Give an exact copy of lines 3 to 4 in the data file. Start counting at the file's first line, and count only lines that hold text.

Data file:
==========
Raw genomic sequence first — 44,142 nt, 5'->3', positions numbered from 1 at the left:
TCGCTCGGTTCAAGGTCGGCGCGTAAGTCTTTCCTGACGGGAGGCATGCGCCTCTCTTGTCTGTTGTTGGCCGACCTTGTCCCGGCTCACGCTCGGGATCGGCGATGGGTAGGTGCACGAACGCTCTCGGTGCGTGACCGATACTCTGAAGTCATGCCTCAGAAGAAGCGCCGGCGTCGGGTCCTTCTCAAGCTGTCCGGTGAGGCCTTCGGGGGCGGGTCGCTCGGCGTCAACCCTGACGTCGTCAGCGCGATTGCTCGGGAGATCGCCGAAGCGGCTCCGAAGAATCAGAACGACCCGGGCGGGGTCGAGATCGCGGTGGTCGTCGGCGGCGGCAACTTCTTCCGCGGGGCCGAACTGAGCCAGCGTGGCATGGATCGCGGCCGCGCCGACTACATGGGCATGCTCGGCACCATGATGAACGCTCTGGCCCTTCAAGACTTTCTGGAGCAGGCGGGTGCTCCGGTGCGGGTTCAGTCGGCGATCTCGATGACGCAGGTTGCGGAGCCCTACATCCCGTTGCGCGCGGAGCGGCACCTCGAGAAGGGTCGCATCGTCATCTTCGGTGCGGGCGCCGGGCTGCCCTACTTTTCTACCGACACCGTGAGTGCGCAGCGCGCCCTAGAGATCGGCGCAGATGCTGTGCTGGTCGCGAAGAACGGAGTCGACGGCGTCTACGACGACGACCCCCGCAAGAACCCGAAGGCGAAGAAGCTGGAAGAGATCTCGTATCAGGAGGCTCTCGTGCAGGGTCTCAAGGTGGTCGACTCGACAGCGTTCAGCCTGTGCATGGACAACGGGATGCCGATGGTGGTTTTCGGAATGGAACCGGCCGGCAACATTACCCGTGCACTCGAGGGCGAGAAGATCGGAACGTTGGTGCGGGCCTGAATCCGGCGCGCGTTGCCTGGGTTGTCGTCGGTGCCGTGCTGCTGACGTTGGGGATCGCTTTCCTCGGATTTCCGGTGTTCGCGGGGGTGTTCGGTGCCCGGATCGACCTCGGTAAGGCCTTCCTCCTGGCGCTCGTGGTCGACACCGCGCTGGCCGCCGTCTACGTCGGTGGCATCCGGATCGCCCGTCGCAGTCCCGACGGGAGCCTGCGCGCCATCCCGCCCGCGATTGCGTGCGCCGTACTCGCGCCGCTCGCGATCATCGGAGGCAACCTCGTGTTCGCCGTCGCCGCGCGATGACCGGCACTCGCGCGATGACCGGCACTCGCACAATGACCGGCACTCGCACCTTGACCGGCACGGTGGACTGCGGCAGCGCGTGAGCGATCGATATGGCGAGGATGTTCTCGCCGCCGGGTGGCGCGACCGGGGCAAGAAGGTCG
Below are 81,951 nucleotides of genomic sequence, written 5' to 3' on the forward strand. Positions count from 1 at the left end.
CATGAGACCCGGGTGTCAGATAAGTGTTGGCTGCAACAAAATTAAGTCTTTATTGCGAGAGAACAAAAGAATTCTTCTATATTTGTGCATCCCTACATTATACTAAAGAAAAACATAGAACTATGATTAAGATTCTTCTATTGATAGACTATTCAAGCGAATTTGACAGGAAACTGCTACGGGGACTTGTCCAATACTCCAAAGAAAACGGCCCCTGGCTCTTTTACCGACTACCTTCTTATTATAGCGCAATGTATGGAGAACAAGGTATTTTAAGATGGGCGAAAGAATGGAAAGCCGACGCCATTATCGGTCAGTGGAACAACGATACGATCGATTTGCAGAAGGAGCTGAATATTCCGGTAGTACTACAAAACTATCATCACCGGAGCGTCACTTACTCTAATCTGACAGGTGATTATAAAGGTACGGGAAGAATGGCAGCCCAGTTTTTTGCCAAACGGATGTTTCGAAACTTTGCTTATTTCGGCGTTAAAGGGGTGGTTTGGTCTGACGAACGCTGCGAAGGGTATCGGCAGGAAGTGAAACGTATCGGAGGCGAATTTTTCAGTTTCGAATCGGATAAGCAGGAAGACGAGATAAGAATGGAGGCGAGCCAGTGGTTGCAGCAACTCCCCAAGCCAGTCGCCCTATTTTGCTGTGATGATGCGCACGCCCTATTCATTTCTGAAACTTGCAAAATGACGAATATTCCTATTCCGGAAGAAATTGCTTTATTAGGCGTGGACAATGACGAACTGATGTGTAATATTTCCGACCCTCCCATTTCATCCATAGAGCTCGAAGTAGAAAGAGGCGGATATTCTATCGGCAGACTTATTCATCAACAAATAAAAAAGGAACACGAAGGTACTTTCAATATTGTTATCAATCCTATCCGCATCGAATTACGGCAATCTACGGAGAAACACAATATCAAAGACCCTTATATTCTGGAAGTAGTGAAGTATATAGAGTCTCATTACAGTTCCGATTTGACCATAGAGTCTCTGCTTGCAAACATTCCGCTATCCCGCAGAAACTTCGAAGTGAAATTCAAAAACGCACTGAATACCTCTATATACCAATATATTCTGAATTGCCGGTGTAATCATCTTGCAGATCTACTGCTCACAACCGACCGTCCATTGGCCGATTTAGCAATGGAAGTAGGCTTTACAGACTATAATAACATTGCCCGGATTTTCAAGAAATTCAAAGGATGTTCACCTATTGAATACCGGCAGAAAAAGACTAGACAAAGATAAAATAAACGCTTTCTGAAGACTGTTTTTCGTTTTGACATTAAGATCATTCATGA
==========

Below are 81,951 nucleotides of genomic sequence, written 5' to 3' on the forward strand. Positions count from 1 at the left end.
CATGAGACCCGGGTGTCAGATAAGTGTTGGCTGCAACAAAATTAAGTCTTTATTGCGAGAGAACAAAAGAATTCTTCTATATTTGTGCATCCCTACATTATACTAAAGAAAAACATAGAACTATGATTAAGATTCTTCTATTGATAGACTATTCAAGCGAATTTGACAGGAAACTGCTACGGGGACTTGTCCAATACTCCAAAGAAAACGGCCCCTGGCTCTTTTACCGACTACCTTCTTATTATAGCGCAATGTATGGAGAACAAGGTATTTTAAGATGGGCGAAAGAATGGAAAGCCGACGCCATTATCGGTCAGTGGAACAACGATACGATCGATTTGCAGAAGGAGCTGAATATTCCGGTAGTACTACAAAACTATCATCACCGGAGCGTCACTTACTCTAATCTGACAGGTGATTATAAAGGTACGGGAAGAATGGCAGCCCAGTTTTTTGCCAAACGGATGTTTCGAAACTTTGCTTATTTCGGCGTTAAAGGGGTGGTTTGGTCTGACGAACGCTGCGAAGGGTATCGGCAGGAAGTGAAACGTATCGGAGGCGAATTTTTCAGTTTCGAATCGGATAAGCAGGAAGACGAGATAAGAATGGAGGCGAGCCAGTGGTTGCAGCAACTCCCCAAGCCAGTCGCCCTATTTTGCTGTGATGATGCGCACGCCCTATTCATTTCTGAAACTTGCAAAATGACGAATATTCCTATTCCGGAAGAAATTGCTTTATTAGGCGTGGACAATGACGAACTGATGTGTAATATTTCCGACCCTCCCATTTCATCCATAGAGCTCGAAGTAGAAAGAGGCGGATATTCTATCGGCAGACTTATTCATCAACAAATAAAAAAGGAACACGAAGGTACTTTCAATATTGTTATCAATCCTATCCGCATCGAATTACGGCAATCTACGGAGAAACACAATATCAAAGACCCTTATATTCTGGAAGTAGTGAAGTATATAGAGTCTCATTACAGTTCCGATTTGACCATAGAGTCTCTGCTTGCAAACATTCCGCTATCCCGCAGAAACTTCGAAGTGAAATTCAAAAACGCACTGAATACCTCTATATACCAATATATTCTGAATTGCCGGTGTAATCATCTTGCAGATCTACTGCTCACAACCGACCGTCCATTGGCCGATTTAGCAATGGAAGTAGGCTTTACAGACTATAATAACATTGCCCGGATTTTCAAGAAATTCAAAGGATGTTCACCTATTGAATACCGGCAGAAAAAGACTAGACAAAGATAAAATAAACGCTTTCTGAAGACTGTTTTTCGTTTTGACATTAAGATCATTCATGA